ANADARKO — Shane Doyebi sat stoically as a nurse jabbed him with his first dose of the pediatric COVID-19 vaccine.
As he sat waiting for the all-clear from health personnel inside the Anadarko Indian Health Center, the 10-year-old Anadarko resident and Comanche citizen said it didn’t hurt at all. He said that while his grandmother, a Cheyenne-Arapaho citizen, made him go Monday, he also had his reasons.
“I don’t want to get the COVID-19,” he said.
He said he knows other children who have gotten sick from the virus, and it wasn’t much fun.
Doyebi was among the first indigenous children in the state to receive the COVID-19 vaccine as top federal Indian health official stopped in the state Monday to observe vaccination efforts and to promote the Pfizer vaccine now that it’s approved for use in children ages 5 to 11. Advocates said nearly 375,000 Oklahoma children are now eligible, including tens of thousands of Native American youth.
Elizabeth Fowler, acting director of the federal Indian Health Service, said the agency plans to distribute COVID-19 pediatric vaccine in different waves to IHS clinics nationwide.She also said all IHS locations will have it available within the next two weeks. Fowler is touring the country in hopes of urging more parents to get their children vaccinated as soon as possible. She said she also wants to counter vaccine misinformation and increase uptake rates among Native adults and adolescents who haven’t gotten vaccinated.
She said nearly 1.7 million vaccines have been administered to adults and adolescents across Indian Country. Nearly a quarter have been administered in just three states — Oklahoma, Texas and Kansas, according to federal statistics. More than 52% of American Indian and Alaska native adults are fully vaccinated, she said.
Fowler said American Indians and Alaska Natives have been disproportionately affected by COVID-19. Statistics show they are 3.5 times more likely to get COVID-19, to be hospitalized and to die from it, she said.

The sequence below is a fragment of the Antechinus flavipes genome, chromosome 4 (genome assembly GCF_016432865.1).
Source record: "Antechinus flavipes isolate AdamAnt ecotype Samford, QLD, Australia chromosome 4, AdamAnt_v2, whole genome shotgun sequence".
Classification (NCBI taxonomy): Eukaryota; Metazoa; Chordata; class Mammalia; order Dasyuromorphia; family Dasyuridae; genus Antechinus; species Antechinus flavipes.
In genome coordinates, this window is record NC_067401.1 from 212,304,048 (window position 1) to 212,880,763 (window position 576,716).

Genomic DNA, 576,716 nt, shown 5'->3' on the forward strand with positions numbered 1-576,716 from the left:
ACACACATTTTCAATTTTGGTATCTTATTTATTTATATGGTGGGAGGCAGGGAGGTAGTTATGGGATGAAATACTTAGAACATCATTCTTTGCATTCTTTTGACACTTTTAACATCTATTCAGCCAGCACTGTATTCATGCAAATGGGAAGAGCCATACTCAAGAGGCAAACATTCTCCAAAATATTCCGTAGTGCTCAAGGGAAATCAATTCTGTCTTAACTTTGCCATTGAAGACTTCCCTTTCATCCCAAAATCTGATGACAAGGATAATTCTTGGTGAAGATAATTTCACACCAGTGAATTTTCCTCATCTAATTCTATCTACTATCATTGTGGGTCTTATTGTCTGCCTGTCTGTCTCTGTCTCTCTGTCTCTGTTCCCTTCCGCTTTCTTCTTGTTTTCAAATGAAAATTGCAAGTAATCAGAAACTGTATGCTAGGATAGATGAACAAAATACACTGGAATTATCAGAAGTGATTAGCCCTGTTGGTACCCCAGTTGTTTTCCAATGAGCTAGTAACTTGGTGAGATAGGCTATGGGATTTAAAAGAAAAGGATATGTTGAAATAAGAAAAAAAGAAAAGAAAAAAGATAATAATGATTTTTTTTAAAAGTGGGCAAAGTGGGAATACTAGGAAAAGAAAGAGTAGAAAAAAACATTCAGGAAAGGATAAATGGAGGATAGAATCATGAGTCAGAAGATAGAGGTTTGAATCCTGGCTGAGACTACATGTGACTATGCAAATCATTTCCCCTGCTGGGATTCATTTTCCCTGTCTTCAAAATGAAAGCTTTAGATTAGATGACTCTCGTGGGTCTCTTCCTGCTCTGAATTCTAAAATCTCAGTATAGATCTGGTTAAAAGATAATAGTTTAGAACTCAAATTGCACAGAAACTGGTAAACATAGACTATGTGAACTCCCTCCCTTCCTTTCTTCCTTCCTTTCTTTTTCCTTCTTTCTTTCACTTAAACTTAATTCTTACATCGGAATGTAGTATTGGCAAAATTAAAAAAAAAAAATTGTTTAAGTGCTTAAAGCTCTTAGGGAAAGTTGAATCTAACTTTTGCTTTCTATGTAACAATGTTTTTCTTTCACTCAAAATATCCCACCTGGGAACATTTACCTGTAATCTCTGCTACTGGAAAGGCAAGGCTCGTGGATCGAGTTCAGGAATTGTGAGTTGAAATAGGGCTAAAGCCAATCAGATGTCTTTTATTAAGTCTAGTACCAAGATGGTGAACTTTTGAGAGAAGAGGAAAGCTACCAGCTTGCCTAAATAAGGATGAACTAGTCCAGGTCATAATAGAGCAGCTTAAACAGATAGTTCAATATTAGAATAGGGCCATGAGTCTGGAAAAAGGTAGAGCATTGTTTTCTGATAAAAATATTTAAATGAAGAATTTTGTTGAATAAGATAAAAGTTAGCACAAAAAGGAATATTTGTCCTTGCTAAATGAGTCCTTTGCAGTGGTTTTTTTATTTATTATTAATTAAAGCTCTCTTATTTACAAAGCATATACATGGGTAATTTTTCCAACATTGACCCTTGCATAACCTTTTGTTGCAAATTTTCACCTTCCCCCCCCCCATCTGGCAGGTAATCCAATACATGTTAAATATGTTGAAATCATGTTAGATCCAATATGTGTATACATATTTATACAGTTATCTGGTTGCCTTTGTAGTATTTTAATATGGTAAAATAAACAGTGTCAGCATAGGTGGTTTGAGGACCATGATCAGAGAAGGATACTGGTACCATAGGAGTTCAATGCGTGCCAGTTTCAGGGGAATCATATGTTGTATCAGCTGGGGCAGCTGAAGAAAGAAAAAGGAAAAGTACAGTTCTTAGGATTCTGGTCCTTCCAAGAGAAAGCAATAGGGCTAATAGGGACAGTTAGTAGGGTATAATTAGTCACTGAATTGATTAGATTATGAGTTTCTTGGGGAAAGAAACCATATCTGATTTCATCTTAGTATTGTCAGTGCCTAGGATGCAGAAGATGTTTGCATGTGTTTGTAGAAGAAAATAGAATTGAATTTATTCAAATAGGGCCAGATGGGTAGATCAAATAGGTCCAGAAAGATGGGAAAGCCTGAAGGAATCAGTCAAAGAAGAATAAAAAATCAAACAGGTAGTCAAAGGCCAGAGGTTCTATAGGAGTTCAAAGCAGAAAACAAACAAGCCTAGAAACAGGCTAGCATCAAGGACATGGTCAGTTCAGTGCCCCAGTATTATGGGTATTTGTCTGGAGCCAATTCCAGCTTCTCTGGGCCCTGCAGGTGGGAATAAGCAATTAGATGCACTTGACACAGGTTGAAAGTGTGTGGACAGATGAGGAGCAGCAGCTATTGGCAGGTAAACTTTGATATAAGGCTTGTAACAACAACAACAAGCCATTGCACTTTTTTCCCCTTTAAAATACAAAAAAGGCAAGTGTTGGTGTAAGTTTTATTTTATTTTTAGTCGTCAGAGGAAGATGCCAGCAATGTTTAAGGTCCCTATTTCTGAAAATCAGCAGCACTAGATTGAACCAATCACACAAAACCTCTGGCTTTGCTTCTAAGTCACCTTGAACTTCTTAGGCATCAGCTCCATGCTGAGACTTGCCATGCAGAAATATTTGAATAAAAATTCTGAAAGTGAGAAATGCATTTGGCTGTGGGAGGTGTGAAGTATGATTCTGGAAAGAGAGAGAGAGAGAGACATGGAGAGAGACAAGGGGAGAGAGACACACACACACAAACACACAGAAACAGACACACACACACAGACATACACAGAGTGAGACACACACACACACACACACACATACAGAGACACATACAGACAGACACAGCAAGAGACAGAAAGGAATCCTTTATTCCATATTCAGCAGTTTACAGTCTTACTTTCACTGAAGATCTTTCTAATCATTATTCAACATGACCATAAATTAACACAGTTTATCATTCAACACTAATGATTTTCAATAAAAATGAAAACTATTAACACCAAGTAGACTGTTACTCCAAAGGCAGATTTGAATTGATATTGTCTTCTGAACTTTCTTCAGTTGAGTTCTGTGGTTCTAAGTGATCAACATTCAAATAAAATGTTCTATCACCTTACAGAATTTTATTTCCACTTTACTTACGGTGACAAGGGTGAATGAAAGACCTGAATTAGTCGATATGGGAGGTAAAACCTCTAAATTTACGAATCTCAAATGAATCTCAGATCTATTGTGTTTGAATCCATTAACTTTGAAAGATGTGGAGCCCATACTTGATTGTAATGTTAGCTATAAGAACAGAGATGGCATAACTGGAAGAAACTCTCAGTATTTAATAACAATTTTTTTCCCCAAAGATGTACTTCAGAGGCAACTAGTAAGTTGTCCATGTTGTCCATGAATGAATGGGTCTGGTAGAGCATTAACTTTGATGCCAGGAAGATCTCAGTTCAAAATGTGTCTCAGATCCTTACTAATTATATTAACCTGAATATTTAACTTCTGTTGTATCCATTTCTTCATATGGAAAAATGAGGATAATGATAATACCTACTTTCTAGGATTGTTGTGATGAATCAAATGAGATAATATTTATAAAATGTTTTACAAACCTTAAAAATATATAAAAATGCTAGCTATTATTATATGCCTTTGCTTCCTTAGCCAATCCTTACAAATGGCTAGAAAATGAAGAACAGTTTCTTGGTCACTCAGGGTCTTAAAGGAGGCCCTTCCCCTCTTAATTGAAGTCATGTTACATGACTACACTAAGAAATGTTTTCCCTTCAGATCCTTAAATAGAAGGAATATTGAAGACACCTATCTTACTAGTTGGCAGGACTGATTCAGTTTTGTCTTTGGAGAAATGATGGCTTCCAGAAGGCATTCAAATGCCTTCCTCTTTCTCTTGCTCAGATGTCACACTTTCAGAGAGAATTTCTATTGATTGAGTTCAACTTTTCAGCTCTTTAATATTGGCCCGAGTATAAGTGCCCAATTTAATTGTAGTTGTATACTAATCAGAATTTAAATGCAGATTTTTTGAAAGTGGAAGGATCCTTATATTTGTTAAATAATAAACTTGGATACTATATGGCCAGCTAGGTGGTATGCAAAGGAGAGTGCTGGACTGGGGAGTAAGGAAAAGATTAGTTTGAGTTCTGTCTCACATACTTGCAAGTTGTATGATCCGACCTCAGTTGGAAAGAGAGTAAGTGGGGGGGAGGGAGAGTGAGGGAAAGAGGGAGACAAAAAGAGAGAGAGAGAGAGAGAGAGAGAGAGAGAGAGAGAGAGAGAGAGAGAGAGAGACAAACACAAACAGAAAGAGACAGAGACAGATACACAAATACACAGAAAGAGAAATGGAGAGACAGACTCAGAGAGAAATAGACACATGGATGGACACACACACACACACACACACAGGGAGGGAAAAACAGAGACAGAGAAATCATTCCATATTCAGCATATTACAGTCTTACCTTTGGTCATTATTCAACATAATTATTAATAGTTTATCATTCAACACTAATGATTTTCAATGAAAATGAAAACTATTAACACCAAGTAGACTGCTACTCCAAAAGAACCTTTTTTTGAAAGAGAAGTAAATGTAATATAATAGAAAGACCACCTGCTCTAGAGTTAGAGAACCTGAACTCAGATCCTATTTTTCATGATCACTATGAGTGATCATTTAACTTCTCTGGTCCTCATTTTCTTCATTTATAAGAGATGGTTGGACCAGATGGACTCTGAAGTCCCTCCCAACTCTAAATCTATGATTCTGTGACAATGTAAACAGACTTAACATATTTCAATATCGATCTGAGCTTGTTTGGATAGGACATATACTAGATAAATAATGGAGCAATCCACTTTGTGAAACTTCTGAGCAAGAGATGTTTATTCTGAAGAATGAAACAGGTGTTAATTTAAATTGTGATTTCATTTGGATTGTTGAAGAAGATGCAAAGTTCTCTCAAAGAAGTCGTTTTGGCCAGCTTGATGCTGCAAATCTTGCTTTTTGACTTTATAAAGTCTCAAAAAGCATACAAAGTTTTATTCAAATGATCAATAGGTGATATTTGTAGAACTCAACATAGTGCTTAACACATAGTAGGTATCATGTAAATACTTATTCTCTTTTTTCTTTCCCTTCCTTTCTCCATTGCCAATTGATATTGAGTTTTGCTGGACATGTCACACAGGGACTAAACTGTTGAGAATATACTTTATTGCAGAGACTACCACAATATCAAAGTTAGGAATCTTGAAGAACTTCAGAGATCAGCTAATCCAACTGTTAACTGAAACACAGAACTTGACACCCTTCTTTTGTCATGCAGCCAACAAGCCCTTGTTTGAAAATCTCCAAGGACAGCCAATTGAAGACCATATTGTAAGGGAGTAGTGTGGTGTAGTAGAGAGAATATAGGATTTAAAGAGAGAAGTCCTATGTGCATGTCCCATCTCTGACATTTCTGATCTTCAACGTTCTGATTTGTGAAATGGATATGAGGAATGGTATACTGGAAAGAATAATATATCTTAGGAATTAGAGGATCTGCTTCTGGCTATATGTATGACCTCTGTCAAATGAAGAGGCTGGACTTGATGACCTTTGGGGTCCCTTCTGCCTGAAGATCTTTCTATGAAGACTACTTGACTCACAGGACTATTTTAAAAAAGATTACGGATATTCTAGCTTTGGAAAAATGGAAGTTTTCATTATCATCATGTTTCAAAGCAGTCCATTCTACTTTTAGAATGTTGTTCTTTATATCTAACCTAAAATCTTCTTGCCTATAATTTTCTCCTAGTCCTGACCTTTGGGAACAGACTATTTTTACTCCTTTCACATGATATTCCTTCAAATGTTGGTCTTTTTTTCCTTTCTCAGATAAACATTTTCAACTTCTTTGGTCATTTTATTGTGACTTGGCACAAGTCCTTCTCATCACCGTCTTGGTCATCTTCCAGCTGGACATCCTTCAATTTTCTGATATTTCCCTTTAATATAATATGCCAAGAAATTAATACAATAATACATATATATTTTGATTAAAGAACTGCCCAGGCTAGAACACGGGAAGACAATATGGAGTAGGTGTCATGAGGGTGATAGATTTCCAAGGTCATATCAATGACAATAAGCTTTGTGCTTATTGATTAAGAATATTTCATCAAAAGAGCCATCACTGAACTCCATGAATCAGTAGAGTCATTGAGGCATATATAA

Bobby Gonzalez, Caddo Nation chair, said his own granddaughter caught COVID-19 from a school teacher. His sister also contracted COVID-19 after her grandson brought it home. His sister survived for a month, but ultimately died. He said it was a devastating loss.
“I think everybody knows that this community has seen firsthand the devastating effects of COVID-19,” he said. “We’re 19 months into the pandemic, and many of us are still (coming to terms with) overwhelming loss related to our families, our friends, irreplaceable knowledge and our language and tradition and culture that passes with that.”
“It’s important that all our children are able to return to school and social events and traditional customs that we have,” Gonzalez said, urging vaccinations.
Terri Parton, president of the Wichita and Affiliated Tribes, and chair of the southwest Oklahoma Indian Health Board, admitted she hesitated about getting vaccinated. She didn’t get vaccinated until September after her 15-year-old nephew tested positive and a nurse talked her into it.
“It’s just my faith and just being busy and having to stay strong as a tribal leader to make sure that your people were taken care of and stuff,” Parton said about postponing the shot. She’s now become an advocate for vaccinations.
Glen Kernell drove more than an hour from their Oklahoma City home so that his two 8 year olds could be among the first in the state to receive their COVID-19 vaccines. Kernell, who is Seminole and Muscogee, said he’s long come to the Anadarko health center for care and just two weeks ago received his COVID-19 booster shot in the same location that his children received their shots.
“As a parent, I am very excited that we have this opportunity now to get our children vaccinated,” he said. “We’ve been very anxious over the past 11 months, thinking about it since the first rollout of the vaccine. There’s been some anxiety there because the older folks, we’ve gotten our shots, but our children can now have a little bit of extra kind of a safety net now that they’ve received theirs, so we’re excited.”
Janelle Stecklein covers the Oklahoma Statehouse for CNHI's newspapers and websites. Reach her at firstname.lastname@example.org.